Kevin O'Donnell, Jr. was born November 29, 1950, in Cleveland, Ohio, to Kevin O'Donnell and Margaret Ann O'Donnell O'Donnell. He is the oldest of eight children.
He grew up on the west side of Cleveland and in its suburb, Fairview Park. After his mother's death in 1965, his father remarried (Ellen Blydenburgh Patterson), and in 1966 joined the Peace Corps as Director, Peace Corps Korea. The family moved to Seoul, where they lived for four years.
He graduated from Seoul Foreign School in June 1968 and left for Yale University, where he worked in the dining halls, read a great deal of bad science fiction, and began writing some himself. He received his B.A. in Chinese Studies in 1972. He spent the next academic year teaching in Hong Kong, and the year after that in Taipei, Taiwan. He made his first short story sale to ANALOG Science Fiction/Science Fact in January, 1973 and his second, also to ANALOG, the following year.
In May, 1974, he returned to New Haven, Connecticut. On September 7, 1974, he married Lillian Kia Chou ("Kim") Tchang, a New York-born Chinese-American whom he had met at Yale. O'Donnell and Tchang moved to Philadelphia in September 1983 so that Tchang could earn her MBA at the Wharton School of Business. In June, 1985 they came to Campbell, California and Tchang's new job at Hewlett-Packard's Sunnyvale office. (Tchang is currently the Director of Global Channel Marketing for Santa Clara-based Hitachi Data Systems Corporation.)
Early in his career, O'Donnell wrote only short stories while working at various part-time/temporary jobs. In late 1976, he set aside the joys of honest labor to begin his first science fiction novel, which Bantam Books purchased in November of 1977 and published as Bander Snatch in June 1979.
He has since sold ten more novels, including the first five volumes in the popular McGill Feighan series, and a non-fiction book on personal computers. Roc Books, the science fiction imprint of Penguin USA/New American Library, released his tenth and latest novel, Fire On The Border, in September, 1990; his next, Plains, will eventually appear from Tor Books, he hopes.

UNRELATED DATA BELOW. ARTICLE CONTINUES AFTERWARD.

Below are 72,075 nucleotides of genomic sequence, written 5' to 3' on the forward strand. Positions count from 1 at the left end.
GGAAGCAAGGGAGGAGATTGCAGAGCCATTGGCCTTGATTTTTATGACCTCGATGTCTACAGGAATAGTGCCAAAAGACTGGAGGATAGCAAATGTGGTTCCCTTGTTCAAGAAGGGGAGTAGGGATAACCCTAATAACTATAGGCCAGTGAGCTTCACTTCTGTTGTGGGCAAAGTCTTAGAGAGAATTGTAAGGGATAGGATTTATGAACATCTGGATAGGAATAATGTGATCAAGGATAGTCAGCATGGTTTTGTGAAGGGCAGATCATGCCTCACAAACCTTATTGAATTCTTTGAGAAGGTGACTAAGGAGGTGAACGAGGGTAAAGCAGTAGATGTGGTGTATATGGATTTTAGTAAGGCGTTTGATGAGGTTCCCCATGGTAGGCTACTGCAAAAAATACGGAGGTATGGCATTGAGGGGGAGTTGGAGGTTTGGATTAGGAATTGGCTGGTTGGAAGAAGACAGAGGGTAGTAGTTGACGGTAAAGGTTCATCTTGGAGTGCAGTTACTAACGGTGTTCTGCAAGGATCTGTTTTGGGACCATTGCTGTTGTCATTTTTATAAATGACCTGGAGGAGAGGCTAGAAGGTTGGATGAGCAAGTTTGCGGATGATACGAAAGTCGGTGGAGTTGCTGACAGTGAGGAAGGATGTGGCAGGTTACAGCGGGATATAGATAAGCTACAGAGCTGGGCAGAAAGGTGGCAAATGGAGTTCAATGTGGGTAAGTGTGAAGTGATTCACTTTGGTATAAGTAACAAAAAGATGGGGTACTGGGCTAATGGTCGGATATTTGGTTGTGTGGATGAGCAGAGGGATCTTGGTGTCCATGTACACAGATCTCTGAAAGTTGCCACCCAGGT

Periodicals ranging from Alfred Hitchcock's Mystery Magazine to OMNI have bought more than 75 short stories and articles from him. His most recent short story, "The Boys from Bethlehem," co-authored with Denise Lee, appeared in The Darkness and the Fire, an anthology published by SFF Net and Wildside Press in August, 1998. (You may purchase this book online if you like.)
A dozen of his works have been recommended for the Nebula Award, given annually by the Science Fiction & Fantasy Writers of America. The French translation of his novel ORA:CLE won the Prix Litteraire Mannesmann Tally in February, 1987.
O'Donnell served as Managing Editor of EMPIRE: For The SF Writer from February 1979 to December 1981, and then as Publisher until January 1983. He was also first a member, then President, of his New Haven condominium's Board of Directors, from March, 1979 to March, 1982. On acquiring a micro-computer in 1982, he dabbled in computer consulting and training. He has on occasion written sales and public relations brochures for New York City businesses. Chairman of SFWA's Nebula Awards Novel Jury in 1990 and 1991, he also served as Chairman of SFWA's Nebula Awards Committee from 1990 until July 1998, and Business Manager of its quarterly publication, the Bulletin, from October 1994 until July 1998. Appointed Chairman of SFWA's Grievance Committee in August, 1999, he plans to retire from that position in August, 2005. On April 30, 2005, he will receive the Service to SFWA Award at SFWA's annual Nebula(tm) Banquet. He also served as a member of the Board of Directors of The Lunar Resources Company from 1994 to 1999, and as its Acting Business Manager from January of 1998 through October 1999.
An avid gardener, he delights in raising bonsai, vegetables, assorted ornamentals, and potted plants. He enjoys sports, especially squash and basketball (though these days his knees are so bad that he has to stick to bicyling and bowling), and fiddles with his computer a lot. And he spends way too much time surfing the web....